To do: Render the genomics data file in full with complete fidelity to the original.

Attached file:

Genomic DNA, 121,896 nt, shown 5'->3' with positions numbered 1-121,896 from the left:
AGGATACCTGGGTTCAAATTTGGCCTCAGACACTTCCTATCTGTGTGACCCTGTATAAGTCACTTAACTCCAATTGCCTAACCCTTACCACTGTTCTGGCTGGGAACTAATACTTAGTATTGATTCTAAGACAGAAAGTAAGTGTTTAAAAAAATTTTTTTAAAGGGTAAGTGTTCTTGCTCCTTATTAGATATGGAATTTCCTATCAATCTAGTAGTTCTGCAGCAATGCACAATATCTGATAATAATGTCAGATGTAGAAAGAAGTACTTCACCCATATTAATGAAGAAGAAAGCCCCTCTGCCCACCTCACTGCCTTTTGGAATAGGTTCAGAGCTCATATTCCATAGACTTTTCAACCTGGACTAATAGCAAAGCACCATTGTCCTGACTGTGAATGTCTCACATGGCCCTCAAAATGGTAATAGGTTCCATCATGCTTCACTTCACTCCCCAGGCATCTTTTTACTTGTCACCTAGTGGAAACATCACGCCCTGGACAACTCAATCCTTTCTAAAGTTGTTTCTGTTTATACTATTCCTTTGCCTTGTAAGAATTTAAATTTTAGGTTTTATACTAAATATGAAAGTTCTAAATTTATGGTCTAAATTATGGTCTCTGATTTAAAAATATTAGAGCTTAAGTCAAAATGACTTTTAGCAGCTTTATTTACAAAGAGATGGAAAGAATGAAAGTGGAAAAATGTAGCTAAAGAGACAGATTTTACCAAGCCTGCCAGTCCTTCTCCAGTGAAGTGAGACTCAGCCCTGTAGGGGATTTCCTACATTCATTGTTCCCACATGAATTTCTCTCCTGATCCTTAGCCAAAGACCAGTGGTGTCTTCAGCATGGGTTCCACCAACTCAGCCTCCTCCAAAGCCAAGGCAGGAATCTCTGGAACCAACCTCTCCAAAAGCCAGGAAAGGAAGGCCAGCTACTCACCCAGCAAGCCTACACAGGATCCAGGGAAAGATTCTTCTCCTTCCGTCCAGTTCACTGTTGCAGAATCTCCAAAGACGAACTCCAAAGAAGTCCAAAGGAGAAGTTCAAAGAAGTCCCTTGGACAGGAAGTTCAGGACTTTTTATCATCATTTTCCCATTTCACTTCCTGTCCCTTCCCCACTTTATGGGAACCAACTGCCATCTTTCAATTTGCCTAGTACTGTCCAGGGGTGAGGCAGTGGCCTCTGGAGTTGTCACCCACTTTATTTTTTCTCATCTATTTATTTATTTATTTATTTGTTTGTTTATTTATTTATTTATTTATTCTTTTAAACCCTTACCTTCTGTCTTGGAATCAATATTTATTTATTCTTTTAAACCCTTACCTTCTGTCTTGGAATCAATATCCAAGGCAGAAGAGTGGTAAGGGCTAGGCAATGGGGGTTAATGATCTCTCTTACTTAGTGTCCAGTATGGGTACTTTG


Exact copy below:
Genomic DNA, 121,896 nt, shown 5'->3' with positions numbered 1-121,896 from the left:
AGGATACCTGGGTTCAAATTTGGCCTCAGACACTTCCTATCTGTGTGACCCTGTATAAGTCACTTAACTCCAATTGCCTAACCCTTACCACTGTTCTGGCTGGGAACTAATACTTAGTATTGATTCTAAGACAGAAAGTAAGTGTTTAAAAAAATTTTTTTAAAGGGTAAGTGTTCTTGCTCCTTATTAGATATGGAATTTCCTATCAATCTAGTAGTTCTGCAGCAATGCACAATATCTGATAATAATGTCAGATGTAGAAAGAAGTACTTCACCCATATTAATGAAGAAGAAAGCCCCTCTGCCCACCTCACTGCCTTTTGGAATAGGTTCAGAGCTCATATTCCATAGACTTTTCAACCTGGACTAATAGCAAAGCACCATTGTCCTGACTGTGAATGTCTCACATGGCCCTCAAAATGGTAATAGGTTCCATCATGCTTCACTTCACTCCCCAGGCATCTTTTTACTTGTCACCTAGTGGAAACATCACGCCCTGGACAACTCAATCCTTTCTAAAGTTGTTTCTGTTTATACTATTCCTTTGCCTTGTAAGAATTTAAATTTTAGGTTTTATACTAAATATGAAAGTTCTAAATTTATGGTCTAAATTATGGTCTCTGATTTAAAAATATTAGAGCTTAAGTCAAAATGACTTTTAGCAGCTTTATTTACAAAGAGATGGAAAGAATGAAAGTGGAAAAATGTAGCTAAAGAGACAGATTTTACCAAGCCTGCCAGTCCTTCTCCAGTGAAGTGAGACTCAGCCCTGTAGGGGATTTCCTACATTCATTGTTCCCACATGAATTTCTCTCCTGATCCTTAGCCAAAGACCAGTGGTGTCTTCAGCATGGGTTCCACCAACTCAGCCTCCTCCAAAGCCAAGGCAGGAATCTCTGGAACCAACCTCTCCAAAAGCCAGGAAAGGAAGGCCAGCTACTCACCCAGCAAGCCTACACAGGATCCAGGGAAAGATTCTTCTCCTTCCGTCCAGTTCACTGTTGCAGAATCTCCAAAGACGAACTCCAAAGAAGTCCAAAGGAGAAGTTCAAAGAAGTCCCTTGGACAGGAAGTTCAGGACTTTTTATCATCATTTTCCCATTTCACTTCCTGTCCCTTCCCCACTTTATGGGAACCAACTGCCATCTTTCAATTTGCCTAGTACTGTCCAGGGGTGAGGCAGTGGCCTCTGGAGTTGTCACCCACTTTATTTTTTCTCATCTATTTATTTATTTATTTATTTGTTTGTTTATTTATTTATTTATTTATTCTTTTAAACCCTTACCTTCTGTCTTGGAATCAATATTTATTTATTCTTTTAAACCCTTACCTTCTGTCTTGGAATCAATATCCAAGGCAGAAGAGTGGTAAGGGCTAGGCAATGGGGGTTAATGATCTCTCTTACTTAGTGTCCAGTATGGGTACTTTG